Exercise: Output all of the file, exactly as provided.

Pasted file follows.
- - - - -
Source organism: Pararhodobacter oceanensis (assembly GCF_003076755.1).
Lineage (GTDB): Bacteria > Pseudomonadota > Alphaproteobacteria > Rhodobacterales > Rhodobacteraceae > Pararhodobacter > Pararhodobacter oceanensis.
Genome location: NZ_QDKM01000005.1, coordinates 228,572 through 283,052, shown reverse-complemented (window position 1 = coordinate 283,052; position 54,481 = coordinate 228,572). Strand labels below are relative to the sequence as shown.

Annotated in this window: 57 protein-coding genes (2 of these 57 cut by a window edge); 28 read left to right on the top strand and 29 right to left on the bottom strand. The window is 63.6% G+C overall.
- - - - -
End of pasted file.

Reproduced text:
Source organism: Pararhodobacter oceanensis (assembly GCF_003076755.1).
Lineage (GTDB): Bacteria > Pseudomonadota > Alphaproteobacteria > Rhodobacterales > Rhodobacteraceae > Pararhodobacter > Pararhodobacter oceanensis.
Genome location: NZ_QDKM01000005.1, coordinates 228,572 through 283,052, shown reverse-complemented (window position 1 = coordinate 283,052; position 54,481 = coordinate 228,572). Strand labels below are relative to the sequence as shown.

Annotated in this window: 57 protein-coding genes (2 of these 57 cut by a window edge); 28 read left to right on the top strand and 29 right to left on the bottom strand. The window is 63.6% G+C overall.